Willingness to Commit to Therapy

Willingness to Commit to Therapy

Willingness to Commit to Therapy

Therapy more than just sessions with your therapist. It is a relationship built on commitment and trust that grows ‘beyond the surface’ – beyond the limitations of non-therapeutic relationships. A client can be ‘committed’ to therapy and come to every session, but without applying what was learned in sessions to life outside of sessions, there will often be limited to no change. 

Why? Because a client’s life does not stop when they leave therapy, and vice versa. Once they leave their therapist’s office, their life continues. What was discussed during the session must now be played out ‘in the real world’. A good therapist has the right experience with how to bring up the concept of accountability with a client.

Being able to discuss accountability with a client allows for clear expectations to be determined. “If a client is not committed to therapy, the chances of getting the required results are slim to none” (Douglas, 2019). Change does come from within – as cliche as it sounds, it is true. How do you make someone do something they do not want to do? You cannot. This can be related in an ‘internal switch’, the client has to ‘want to do the work’, essentially placing the control within their grasp, which can be as much terrifying as it can be empowering. The client can consistently attend sessions, but unless they are able or willing to implement those tools to life outside of sessions, they will continue to remain ‘stuck’. Just doing the first half, by coming to sessions and sitting with your therapist, is, unfortunately, not enough. Finding the ‘right fit’ is also important in this equation for commitment.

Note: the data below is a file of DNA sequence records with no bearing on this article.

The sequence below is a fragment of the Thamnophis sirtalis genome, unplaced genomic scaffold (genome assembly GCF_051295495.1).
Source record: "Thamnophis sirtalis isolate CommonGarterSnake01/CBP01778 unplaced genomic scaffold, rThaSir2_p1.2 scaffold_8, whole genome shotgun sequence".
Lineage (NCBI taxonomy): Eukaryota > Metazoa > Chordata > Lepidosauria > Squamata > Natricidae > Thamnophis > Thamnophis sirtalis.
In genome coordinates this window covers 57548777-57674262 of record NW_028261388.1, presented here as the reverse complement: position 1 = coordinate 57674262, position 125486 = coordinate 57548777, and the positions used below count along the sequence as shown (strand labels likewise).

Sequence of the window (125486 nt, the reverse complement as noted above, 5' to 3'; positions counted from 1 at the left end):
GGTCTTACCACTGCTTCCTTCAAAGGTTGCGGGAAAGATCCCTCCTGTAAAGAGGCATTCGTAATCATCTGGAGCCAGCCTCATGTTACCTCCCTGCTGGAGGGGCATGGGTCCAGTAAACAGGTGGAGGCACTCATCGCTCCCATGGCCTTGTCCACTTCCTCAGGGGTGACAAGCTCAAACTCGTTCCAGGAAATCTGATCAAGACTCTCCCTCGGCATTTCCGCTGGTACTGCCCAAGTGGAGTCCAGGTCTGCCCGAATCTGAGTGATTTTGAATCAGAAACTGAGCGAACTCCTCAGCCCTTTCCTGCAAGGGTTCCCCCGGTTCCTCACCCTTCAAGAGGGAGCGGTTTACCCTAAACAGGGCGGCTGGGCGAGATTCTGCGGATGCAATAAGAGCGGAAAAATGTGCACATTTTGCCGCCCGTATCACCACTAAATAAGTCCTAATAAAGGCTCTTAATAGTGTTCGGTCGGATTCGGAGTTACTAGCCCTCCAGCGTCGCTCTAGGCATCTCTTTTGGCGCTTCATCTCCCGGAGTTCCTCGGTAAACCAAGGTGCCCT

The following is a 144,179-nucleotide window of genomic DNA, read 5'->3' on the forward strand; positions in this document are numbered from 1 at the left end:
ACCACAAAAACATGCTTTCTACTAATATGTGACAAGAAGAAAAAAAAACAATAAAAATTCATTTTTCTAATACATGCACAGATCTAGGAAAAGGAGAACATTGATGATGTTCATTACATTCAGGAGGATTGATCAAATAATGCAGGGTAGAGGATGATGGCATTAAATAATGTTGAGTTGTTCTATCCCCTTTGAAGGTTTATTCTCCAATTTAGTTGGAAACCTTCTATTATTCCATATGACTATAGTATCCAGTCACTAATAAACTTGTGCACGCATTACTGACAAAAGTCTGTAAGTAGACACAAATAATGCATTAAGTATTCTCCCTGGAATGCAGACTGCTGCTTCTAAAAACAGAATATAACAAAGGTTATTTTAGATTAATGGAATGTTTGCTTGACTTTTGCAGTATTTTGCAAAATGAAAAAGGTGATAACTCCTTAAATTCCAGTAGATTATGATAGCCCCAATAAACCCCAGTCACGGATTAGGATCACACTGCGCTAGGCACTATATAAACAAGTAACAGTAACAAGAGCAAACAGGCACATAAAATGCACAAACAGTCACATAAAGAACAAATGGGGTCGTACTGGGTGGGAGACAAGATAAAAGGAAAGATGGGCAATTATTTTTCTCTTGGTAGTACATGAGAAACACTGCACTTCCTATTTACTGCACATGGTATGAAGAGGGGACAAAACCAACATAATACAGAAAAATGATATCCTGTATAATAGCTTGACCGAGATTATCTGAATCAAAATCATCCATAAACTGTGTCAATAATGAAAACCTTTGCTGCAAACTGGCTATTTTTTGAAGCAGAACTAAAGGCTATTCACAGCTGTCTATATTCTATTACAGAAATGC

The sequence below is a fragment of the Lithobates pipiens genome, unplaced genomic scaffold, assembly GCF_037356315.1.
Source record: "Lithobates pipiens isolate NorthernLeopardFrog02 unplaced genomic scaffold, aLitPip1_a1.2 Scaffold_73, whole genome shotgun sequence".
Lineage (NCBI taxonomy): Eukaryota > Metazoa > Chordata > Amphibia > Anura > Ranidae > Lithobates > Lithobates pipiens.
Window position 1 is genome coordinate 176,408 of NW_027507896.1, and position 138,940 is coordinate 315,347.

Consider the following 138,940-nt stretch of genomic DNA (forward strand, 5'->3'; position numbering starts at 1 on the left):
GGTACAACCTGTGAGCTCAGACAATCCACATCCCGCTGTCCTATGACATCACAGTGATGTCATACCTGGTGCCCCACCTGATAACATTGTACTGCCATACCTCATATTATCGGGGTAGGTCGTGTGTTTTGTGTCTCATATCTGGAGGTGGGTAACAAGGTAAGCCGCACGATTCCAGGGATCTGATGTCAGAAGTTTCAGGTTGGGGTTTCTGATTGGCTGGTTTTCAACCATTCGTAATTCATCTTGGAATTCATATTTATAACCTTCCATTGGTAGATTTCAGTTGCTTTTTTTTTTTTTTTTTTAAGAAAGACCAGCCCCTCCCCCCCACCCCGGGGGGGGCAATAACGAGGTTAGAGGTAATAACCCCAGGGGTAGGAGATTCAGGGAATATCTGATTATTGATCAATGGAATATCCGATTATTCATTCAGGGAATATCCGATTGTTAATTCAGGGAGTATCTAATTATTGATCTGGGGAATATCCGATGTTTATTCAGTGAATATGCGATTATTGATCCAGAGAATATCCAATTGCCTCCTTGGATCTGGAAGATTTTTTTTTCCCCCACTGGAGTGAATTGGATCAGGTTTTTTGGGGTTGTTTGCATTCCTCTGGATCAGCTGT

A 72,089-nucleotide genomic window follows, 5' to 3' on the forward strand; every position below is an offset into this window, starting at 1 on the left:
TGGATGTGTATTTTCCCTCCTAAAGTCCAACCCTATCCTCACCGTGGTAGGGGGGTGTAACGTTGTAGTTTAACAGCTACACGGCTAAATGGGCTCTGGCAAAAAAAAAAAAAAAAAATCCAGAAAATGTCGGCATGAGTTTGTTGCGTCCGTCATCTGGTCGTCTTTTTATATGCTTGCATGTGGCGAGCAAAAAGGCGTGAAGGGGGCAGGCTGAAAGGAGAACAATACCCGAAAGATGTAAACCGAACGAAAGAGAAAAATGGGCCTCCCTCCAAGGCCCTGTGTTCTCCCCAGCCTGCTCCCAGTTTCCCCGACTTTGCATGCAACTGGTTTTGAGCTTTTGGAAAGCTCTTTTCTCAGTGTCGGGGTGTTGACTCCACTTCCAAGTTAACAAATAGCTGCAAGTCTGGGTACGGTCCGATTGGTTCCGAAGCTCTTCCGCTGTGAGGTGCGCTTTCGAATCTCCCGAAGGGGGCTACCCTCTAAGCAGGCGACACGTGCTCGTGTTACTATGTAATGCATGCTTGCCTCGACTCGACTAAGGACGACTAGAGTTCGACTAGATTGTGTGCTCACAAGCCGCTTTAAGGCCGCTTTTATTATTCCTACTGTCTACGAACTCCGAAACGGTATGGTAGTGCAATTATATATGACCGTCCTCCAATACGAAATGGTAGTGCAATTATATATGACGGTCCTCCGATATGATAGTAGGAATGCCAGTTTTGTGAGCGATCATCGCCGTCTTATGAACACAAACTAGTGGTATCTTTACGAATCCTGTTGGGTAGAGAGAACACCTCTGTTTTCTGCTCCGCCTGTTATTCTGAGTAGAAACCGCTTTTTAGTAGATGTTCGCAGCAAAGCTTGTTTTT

A common fear seen amongst clients is the fear in the confusion of mixing up ‘acknowledgment’ and ‘acceptance’. Recognizing that oneself is potentially struggling due to symptoms of depression, anxiety, etc., can cause panic and a feeling of being out of control. This feeling arises from realizing that the individual ‘has to do something about it’, which, in turn, intensifies the feeling of panic, unease. “True change requires not only a willingness to commit to new actions, but also the willingness to simply notice your fears without working to get rid of them” (Moran, 2012). Recognizing the reality and the steps needed to enact change are two separate steps. When these two steps are confused for each other, progress will most likely not be enforced. These are difficult steps, but nonetheless necessary to improve upon one’s mental health.

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